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    CMO™

    CMO™ is not cetyl myristoleate! Cerasomal cis-9-cetylmyristoleate is CMO™. CMO™ is a proprietary trademark that identifies this particular product. Cerasomal cis-9-cetylmyristoleate is just a name coined by Dr. L. Sands to sound unique and to distinguish his CMO™ product from other similar products. It is in no way the only true cetyl myristoleate product available on the market, nor is it the most effective, contrary to what CMO™ Distributors will tell you.

    According to Dr. Chuck Cochran, Cerasomal cis-9-cetylmyristoleate, or CMO™ breaks the cetyl myristoleate down into a 9-chain triglyceride that the body lacks the proper enzymes to put back together, so that it reaches the liver as cetyl myristoleate. This is just one of the reasons why Dr. Cochran states that Collastin™ is much more effective, because it does reach the liver as cetyl myristoleate, which is critical. This might be one of the reasons why the instruction for using CMO™ states that additional supplements such as digestive enzymes can help and that they MUST contain lipase, amylase, and protease, but must not contain HCL (hydrochloric acid) or pancreatin, because these break down the CMO™ capsules too soon for proper absorption. The usage instructions also state that there are other supplements that will help the CMO™ be more effective such as, Bioflavanoids with Rutin, 1500mg -2000mg, Glucosamine Sulfate, Chondroitin Sulfate (and other cartilage products, because they assist in rebuilding worn cartilage in cases of osteo-arthritis, and Omega 3 supplements – fish oil or flaxseed oil.

    In clinical tests CMO™ has been consistently 10-20% effective. CMO™ sells for $95.00 for 60 capsules and $199.00 for 100 capsules that each contain 385mg of CMO™ (remember, CMO™ is not cetyl myristoleate).

    COLLASTIN™

    COLLASTIN™ is not cetyl myristoleate, nor is it CMO™. Collastin™ is a proprietary formulation that was formulated by one of the world’s largest encapsulators of pharmcopea grade nutritional products in the world. Collastin™ is a mixture of fatty acid esters. The principal fatty acid ester is cetyl myristoleate.

    Fatty acids are the individual components or building blocks of lipids (fats) or oils in the same way that amino acids are the building blocks of proteins. If we take a fatty acid and add an alcohol molecule to it, we create an ester of that fatty acid. The ester, in this case, is called cetyl myristoleate. It’s created by combining myristoleic acid, a fatty acid, with cetyl alcohol. If you take the cetyl myristoleate and combine it with a mixture of other fatty acid esters that work to complement each other, we create Collastin™ – the Rolls Royce of anti-aging products!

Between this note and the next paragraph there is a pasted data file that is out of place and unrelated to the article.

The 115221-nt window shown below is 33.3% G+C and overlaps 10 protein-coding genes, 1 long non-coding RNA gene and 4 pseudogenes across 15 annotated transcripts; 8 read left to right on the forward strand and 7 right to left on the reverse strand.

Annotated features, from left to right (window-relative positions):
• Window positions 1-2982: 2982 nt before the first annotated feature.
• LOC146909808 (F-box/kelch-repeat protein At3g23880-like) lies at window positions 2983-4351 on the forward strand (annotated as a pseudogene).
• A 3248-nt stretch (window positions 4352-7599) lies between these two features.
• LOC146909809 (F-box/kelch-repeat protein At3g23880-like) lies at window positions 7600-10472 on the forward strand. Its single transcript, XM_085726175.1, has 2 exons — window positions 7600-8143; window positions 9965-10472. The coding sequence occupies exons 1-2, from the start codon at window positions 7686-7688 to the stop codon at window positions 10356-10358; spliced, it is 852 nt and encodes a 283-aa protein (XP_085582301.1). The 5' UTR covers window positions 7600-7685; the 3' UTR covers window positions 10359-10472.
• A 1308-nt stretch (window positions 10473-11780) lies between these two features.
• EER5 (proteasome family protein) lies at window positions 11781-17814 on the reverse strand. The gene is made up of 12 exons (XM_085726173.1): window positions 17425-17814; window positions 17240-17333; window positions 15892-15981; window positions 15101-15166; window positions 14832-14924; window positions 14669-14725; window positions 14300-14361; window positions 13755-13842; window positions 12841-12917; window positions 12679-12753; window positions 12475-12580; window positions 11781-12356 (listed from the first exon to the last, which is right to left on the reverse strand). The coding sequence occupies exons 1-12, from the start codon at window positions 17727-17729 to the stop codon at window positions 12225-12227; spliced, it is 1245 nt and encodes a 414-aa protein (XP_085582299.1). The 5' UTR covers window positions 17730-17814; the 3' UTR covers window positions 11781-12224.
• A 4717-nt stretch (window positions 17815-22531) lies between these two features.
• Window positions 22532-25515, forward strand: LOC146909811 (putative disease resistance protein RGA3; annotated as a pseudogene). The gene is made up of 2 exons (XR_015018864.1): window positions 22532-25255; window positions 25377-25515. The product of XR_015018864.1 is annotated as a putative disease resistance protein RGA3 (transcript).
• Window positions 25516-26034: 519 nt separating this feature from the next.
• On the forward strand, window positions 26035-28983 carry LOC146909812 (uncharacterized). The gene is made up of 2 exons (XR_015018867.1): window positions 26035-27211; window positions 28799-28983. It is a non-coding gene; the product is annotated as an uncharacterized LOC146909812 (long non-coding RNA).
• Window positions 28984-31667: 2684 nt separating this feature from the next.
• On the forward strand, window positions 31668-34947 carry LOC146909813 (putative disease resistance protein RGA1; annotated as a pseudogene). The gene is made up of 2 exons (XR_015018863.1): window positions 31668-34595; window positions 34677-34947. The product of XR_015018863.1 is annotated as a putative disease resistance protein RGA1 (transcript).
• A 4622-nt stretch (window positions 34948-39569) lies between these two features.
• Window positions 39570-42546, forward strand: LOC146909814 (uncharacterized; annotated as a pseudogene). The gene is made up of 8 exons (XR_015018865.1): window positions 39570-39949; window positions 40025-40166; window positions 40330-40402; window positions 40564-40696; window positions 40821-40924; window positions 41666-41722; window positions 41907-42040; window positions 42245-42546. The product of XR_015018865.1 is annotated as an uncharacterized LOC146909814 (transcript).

How does Collastin™ work?

    The exact mechanisms of Collastin’s™ action are not fully understood. However, we can observe the results; and knowing the various etiologies or causes of certain diseases, we can make a hypothesis as to its mechanisms of action. First, Collastin™ functions as a surfactant, or super lubricant – a kind of WD-40 for the joints, as well as all of the other body tissues. A surfactant not only has a dissolving or thinning action, it also makes other nutrients easier to absorb. Because of Collastin’s™ lubricating abilities, it makes the joints move more freely; it makes muscles glide more smoothly over other muscles, bursas, and bones; and at the same time, it softens these tissues making them more pliable. It also makes blood vessels more resilient, which allows them to expand and contract with the increase and decrease of blood volumes as the heart pumps. Hardening of the arteries, which contributes to heart disease – one of the major causes of death in our country – can also contribute to high blood pressure due to inelasticity of the arterial walls. Collastin™ not only lubricates the muscles, tendons, blood vessels, and joints, but every part of your entire body!